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London’s suburbs spread rapidly from 1850 on, with Londoners keen to escape the city for the pretence of something closer to nature. One such middle-class neighbourhood was Haverstock Hill in South Hampstead, where the painter George Clausen rented a studio at a time when he was recording scenes of modern life in a manner inspired by the latest French painting. Here, a line of schoolgirls proceeds up the street, chaperoned by their schoolmistress. The apparent naturalness of the schoolgirls, and the unusual cropping of their figures, prompted a critic in the Times (London) to declare approvingly that 'the whole composition seems so spontaneous and unforced.' Yet Clausen subtly probes at Victorian proprieties. There is a hint of sexual frisson in the schoolgirls’ direct gazes, as well as lurking class conflict: the wealthy girls pointedly ignore the poor flower seller, while the aging milkmaid stares at them from the road with a look of undisguised contempt.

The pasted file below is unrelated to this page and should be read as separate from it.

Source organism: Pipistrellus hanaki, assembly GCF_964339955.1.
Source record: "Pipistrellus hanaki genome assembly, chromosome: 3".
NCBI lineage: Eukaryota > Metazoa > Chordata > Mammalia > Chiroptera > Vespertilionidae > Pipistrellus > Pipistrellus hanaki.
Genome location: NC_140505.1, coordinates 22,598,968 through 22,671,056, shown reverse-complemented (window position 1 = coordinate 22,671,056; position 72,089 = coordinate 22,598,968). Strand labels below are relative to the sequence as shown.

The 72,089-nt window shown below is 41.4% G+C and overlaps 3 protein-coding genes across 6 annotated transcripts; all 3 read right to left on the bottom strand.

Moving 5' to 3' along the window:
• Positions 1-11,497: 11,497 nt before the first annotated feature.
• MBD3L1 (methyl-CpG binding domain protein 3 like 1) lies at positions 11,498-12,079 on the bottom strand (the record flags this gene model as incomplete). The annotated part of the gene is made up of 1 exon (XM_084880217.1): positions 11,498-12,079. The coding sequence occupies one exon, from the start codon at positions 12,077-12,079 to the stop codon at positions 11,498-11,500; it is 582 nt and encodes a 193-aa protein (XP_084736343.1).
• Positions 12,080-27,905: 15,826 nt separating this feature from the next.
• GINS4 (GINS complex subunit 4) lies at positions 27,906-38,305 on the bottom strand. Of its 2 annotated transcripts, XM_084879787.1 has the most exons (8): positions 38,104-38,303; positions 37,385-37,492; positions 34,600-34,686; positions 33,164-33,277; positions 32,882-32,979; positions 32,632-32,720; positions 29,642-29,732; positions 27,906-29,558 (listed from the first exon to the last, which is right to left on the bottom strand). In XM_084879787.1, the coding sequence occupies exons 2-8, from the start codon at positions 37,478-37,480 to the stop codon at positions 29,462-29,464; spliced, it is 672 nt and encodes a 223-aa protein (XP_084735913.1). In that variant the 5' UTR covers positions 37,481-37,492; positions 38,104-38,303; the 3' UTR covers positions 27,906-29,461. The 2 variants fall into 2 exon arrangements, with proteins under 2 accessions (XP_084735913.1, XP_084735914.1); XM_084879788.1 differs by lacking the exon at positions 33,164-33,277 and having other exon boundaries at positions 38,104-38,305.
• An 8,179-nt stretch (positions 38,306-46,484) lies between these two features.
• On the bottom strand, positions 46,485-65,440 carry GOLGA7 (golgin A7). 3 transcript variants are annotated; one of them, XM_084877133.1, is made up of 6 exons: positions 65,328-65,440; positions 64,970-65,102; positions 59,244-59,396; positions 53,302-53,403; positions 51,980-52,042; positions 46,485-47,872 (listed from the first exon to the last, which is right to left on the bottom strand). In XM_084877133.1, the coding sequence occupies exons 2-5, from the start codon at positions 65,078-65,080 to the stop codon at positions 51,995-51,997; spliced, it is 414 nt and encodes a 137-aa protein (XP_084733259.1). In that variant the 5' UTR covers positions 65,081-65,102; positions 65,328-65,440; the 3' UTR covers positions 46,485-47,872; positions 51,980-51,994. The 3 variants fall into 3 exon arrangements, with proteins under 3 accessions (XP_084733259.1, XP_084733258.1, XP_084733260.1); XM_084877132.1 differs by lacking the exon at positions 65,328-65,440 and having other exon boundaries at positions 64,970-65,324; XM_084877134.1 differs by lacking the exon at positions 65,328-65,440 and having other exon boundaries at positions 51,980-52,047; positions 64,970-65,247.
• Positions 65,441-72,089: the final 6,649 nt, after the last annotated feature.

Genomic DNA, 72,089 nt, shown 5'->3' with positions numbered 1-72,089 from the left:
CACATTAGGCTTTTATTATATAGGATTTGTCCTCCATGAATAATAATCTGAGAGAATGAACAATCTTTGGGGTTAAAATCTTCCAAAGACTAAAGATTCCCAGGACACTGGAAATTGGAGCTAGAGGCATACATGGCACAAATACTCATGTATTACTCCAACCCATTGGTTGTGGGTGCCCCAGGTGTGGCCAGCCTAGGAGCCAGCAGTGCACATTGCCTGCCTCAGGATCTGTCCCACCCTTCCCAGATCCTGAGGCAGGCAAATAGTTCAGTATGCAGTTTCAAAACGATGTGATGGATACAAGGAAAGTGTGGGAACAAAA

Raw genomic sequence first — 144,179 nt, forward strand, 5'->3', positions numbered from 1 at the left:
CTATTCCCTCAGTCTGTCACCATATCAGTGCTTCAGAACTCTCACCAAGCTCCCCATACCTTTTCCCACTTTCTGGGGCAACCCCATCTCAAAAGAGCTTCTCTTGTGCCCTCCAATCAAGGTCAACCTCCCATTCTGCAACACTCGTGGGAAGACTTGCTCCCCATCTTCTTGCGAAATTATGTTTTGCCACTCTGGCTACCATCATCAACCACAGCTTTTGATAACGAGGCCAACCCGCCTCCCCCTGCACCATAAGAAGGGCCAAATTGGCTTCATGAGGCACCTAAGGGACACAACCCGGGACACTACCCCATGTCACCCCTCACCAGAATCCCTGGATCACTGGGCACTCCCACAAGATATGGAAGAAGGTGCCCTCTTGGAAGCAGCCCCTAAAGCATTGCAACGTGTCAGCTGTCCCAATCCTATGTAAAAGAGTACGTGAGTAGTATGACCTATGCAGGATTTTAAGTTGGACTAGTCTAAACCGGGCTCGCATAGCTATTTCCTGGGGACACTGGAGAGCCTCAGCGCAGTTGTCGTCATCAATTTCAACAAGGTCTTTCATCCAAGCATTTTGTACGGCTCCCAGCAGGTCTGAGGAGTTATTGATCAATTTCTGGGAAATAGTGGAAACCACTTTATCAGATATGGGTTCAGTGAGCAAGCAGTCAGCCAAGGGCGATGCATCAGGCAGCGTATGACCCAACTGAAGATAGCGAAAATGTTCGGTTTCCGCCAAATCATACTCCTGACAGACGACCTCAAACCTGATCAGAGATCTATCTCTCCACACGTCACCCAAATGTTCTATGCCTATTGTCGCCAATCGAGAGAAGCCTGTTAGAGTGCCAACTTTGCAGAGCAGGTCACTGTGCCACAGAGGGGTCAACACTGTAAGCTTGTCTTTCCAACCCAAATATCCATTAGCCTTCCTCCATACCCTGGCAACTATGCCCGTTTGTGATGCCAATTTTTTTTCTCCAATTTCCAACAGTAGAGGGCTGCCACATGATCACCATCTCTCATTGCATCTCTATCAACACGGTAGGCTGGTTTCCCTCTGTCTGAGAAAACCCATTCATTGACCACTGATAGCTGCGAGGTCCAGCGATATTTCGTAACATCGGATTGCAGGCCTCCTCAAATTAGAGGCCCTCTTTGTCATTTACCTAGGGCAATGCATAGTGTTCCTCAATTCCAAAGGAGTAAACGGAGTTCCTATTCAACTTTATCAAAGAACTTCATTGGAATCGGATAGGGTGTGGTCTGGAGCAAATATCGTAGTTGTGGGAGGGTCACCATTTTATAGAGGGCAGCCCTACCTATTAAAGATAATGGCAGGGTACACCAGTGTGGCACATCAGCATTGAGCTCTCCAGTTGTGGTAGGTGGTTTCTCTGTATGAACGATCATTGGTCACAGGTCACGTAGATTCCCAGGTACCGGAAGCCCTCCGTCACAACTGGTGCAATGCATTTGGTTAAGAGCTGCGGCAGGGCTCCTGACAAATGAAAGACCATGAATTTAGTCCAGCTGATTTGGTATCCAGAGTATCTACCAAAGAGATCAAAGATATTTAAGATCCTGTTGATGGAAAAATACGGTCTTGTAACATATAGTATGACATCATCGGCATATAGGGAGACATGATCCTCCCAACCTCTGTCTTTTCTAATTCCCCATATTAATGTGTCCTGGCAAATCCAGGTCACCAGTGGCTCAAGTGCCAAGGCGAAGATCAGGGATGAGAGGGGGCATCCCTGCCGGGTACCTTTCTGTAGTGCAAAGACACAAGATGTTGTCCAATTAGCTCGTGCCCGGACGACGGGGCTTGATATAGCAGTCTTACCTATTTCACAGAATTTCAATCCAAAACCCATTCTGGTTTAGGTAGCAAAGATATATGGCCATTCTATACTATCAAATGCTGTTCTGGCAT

oil on canvas
H 52.1 x W 77.2 cm
Paul Mellon Collection
signed and dated, lower left: .G. Clausen. 1880.